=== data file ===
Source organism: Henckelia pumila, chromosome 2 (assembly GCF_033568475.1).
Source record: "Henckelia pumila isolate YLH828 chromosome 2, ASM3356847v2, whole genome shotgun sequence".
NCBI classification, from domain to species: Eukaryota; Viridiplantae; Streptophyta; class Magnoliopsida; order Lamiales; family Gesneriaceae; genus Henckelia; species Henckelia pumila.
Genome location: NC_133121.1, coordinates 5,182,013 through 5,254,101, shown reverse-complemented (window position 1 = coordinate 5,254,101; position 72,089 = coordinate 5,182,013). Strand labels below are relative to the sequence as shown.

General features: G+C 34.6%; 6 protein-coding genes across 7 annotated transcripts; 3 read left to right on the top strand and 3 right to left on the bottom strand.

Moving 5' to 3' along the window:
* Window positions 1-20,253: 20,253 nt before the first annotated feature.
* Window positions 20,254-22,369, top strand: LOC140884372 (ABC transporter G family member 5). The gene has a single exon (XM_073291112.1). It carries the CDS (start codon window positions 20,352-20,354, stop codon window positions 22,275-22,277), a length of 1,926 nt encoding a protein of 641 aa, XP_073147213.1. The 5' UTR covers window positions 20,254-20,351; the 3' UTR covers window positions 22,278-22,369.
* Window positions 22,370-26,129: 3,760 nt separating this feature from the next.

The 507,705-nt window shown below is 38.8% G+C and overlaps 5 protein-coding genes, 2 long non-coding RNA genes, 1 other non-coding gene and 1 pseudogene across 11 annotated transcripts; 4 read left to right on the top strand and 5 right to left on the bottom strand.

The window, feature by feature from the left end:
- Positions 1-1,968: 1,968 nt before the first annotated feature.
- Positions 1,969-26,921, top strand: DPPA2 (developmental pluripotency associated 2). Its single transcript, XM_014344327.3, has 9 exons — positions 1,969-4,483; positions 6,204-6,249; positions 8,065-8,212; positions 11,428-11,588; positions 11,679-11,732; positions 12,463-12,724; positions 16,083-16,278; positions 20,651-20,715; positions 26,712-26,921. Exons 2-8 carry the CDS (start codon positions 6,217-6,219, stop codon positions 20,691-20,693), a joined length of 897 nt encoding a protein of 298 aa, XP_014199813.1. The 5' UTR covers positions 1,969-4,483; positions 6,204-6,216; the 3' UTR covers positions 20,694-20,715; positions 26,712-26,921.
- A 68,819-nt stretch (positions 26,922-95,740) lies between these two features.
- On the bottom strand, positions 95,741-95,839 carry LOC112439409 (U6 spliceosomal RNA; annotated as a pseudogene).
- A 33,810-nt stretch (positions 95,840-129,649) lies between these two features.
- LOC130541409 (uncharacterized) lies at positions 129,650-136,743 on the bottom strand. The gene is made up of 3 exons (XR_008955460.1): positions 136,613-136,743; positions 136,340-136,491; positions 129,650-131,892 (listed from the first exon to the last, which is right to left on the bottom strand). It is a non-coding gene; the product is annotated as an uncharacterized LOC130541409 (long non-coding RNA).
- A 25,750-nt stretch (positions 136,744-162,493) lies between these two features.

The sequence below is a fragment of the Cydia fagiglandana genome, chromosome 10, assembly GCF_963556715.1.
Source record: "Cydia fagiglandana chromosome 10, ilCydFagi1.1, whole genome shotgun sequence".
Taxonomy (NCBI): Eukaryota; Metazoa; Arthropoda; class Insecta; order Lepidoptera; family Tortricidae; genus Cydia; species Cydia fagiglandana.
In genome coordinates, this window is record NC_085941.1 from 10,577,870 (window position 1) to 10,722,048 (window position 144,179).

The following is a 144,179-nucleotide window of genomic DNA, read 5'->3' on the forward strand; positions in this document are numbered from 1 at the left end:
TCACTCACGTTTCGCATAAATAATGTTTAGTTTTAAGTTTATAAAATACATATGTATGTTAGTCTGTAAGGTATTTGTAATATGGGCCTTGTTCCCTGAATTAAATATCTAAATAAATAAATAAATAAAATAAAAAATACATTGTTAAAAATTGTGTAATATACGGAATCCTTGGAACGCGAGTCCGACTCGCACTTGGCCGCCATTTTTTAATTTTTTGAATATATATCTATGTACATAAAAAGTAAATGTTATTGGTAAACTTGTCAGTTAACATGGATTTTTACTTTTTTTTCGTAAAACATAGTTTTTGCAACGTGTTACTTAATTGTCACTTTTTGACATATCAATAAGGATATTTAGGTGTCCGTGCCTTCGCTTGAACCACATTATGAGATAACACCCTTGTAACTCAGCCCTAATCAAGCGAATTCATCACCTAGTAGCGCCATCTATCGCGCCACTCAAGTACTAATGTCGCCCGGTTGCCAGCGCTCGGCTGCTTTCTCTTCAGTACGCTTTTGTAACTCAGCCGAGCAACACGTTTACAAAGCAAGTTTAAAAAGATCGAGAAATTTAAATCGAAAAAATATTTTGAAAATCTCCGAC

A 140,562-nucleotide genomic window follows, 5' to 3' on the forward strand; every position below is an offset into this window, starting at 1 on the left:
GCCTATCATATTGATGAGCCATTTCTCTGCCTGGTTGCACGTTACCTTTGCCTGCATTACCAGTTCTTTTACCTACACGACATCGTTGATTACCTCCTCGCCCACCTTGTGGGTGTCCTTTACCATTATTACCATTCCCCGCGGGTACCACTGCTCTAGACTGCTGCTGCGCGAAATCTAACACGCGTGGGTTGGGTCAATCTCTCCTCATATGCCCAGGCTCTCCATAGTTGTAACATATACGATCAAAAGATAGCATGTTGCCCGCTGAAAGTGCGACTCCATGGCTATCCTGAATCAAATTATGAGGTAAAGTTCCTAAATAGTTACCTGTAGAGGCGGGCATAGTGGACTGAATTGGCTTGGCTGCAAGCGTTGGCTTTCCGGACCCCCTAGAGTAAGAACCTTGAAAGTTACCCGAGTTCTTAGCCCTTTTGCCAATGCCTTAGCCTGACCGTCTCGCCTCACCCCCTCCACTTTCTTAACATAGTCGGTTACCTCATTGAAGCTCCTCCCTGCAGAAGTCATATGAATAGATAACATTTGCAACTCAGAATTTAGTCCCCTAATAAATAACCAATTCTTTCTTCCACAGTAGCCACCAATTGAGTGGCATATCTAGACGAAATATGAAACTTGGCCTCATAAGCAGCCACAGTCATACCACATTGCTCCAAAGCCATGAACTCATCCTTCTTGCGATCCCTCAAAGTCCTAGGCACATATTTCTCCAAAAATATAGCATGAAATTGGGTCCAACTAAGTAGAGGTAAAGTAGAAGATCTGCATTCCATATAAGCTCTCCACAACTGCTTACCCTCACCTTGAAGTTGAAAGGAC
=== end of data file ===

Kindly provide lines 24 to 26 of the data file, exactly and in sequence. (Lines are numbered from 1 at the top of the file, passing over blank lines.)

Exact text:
TCACTCACGTTTCGCATAAATAATGTTTAGTTTTAAGTTTATAAAATACATATGTATGTTAGTCTGTAAGGTATTTGTAATATGGGCCTTGTTCCCTGAATTAAATATCTAAATAAATAAATAAATAAAATAAAAAATACATTGTTAAAAATTGTGTAATATACGGAATCCTTGGAACGCGAGTCCGACTCGCACTTGGCCGCCATTTTTTAATTTTTTGAATATATATCTATGTACATAAAAAGTAAATGTTATTGGTAAACTTGTCAGTTAACATGGATTTTTACTTTTTTTTCGTAAAACATAGTTTTTGCAACGTGTTACTTAATTGTCACTTTTTGACATATCAATAAGGATATTTAGGTGTCCGTGCCTTCGCTTGAACCACATTATGAGATAACACCCTTGTAACTCAGCCCTAATCAAGCGAATTCATCACCTAGTAGCGCCATCTATCGCGCCACTCAAGTACTAATGTCGCCCGGTTGCCAGCGCTCGGCTGCTTTCTCTTCAGTACGCTTTTGTAACTCAGCCGAGCAACACGTTTACAAAGCAAGTTTAAAAAGATCGAGAAATTTAAATCGAAAAAATATTTTGAAAATCTCCGAC

A 140,562-nucleotide genomic window follows, 5' to 3' on the forward strand; every position below is an offset into this window, starting at 1 on the left:
GCCTATCATATTGATGAGCCATTTCTCTGCCTGGTTGCACGTTACCTTTGCCTGCATTACCAGTTCTTTTACCTACACGACATCGTTGATTACCTCCTCGCCCACCTTGTGGGTGTCCTTTACCATTATTACCATTCCCCGCGGGTACCACTGCTCTAGACTGCTGCTGCGCGAAATCTAACACGCGTGGGTTGGGTCAATCTCTCCTCATATGCCCAGGCTCTCCATAGTTGTAACATATACGATCAAAAGATAGCATGTTGCCCGCTGAAAGTGCGACTCCATGGCTATCCTGAATCAAATTATGAGGTAAAGTTCCTAAATAGTTACCTGTAGAGGCGGGCATAGTGGACTGAATTGGCTTGGCTGCAAGCGTTGGCTTTCCGGACCCCCTAGAGTAAGAACCTTGAAAGTTACCCGAGTTCTTAGCCCTTTTGCCAATGCCTTAGCCTGACCGTCTCGCCTCACCCCCTCCACTTTCTTAACATAGTCGGTTACCTCATTGAAGCTCCTCCCTGCAGAAGTCATATGAATAGATAACATTTGCAACTCAGAATTTAGTCCCCTAATAAATAACCAATTCTTTCTTCCACAGTAGCCACCAATTGAGTGGCATATCTAGACGAAATATGAAACTTGGCCTCATAAGCAGCCACAGTCATACCACATTGCTCCAAAGCCATGAACTCATCCTTCTTGCGATCCCTCAAAGTCCTAGGCACATATTTCTCCAAAAATATAGCATGAAATTGGGTCCAACTAAGTAGAGGTAAAGTAGAAGATCTGCATTCCATATAAGCTCTCCACAACTGCTTACCCTCACCTTGAAGTTGAAAGGAC